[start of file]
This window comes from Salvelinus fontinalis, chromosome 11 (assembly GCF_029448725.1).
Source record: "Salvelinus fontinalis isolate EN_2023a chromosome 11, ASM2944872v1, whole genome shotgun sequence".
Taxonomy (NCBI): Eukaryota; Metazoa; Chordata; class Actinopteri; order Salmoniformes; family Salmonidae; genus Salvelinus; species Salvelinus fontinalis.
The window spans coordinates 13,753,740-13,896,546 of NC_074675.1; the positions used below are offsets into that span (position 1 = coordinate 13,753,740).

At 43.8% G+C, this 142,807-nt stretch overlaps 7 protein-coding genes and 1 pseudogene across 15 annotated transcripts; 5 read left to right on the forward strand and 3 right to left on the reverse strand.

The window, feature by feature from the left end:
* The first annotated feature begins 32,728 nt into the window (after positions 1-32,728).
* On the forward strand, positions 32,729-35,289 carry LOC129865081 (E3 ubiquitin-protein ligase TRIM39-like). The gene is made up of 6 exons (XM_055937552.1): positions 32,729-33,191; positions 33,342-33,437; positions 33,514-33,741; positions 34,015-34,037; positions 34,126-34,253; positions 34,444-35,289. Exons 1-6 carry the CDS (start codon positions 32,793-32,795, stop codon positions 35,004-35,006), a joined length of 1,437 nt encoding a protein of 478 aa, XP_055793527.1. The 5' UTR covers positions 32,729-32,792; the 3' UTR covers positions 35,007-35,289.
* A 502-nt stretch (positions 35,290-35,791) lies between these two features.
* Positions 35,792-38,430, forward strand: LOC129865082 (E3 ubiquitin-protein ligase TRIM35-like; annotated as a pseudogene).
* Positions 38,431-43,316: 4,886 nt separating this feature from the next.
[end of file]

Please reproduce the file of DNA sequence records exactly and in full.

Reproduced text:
This window comes from Salvelinus fontinalis, chromosome 11 (assembly GCF_029448725.1).
Source record: "Salvelinus fontinalis isolate EN_2023a chromosome 11, ASM2944872v1, whole genome shotgun sequence".
Taxonomy (NCBI): Eukaryota; Metazoa; Chordata; class Actinopteri; order Salmoniformes; family Salmonidae; genus Salvelinus; species Salvelinus fontinalis.
The window spans coordinates 13,753,740-13,896,546 of NC_074675.1; the positions used below are offsets into that span (position 1 = coordinate 13,753,740).

At 43.8% G+C, this 142,807-nt stretch overlaps 7 protein-coding genes and 1 pseudogene across 15 annotated transcripts; 5 read left to right on the forward strand and 3 right to left on the reverse strand.

The window, feature by feature from the left end:
* The first annotated feature begins 32,728 nt into the window (after positions 1-32,728).
* On the forward strand, positions 32,729-35,289 carry LOC129865081 (E3 ubiquitin-protein ligase TRIM39-like). The gene is made up of 6 exons (XM_055937552.1): positions 32,729-33,191; positions 33,342-33,437; positions 33,514-33,741; positions 34,015-34,037; positions 34,126-34,253; positions 34,444-35,289. Exons 1-6 carry the CDS (start codon positions 32,793-32,795, stop codon positions 35,004-35,006), a joined length of 1,437 nt encoding a protein of 478 aa, XP_055793527.1. The 5' UTR covers positions 32,729-32,792; the 3' UTR covers positions 35,007-35,289.
* A 502-nt stretch (positions 35,290-35,791) lies between these two features.
* Positions 35,792-38,430, forward strand: LOC129865082 (E3 ubiquitin-protein ligase TRIM35-like; annotated as a pseudogene).
* Positions 38,431-43,316: 4,886 nt separating this feature from the next.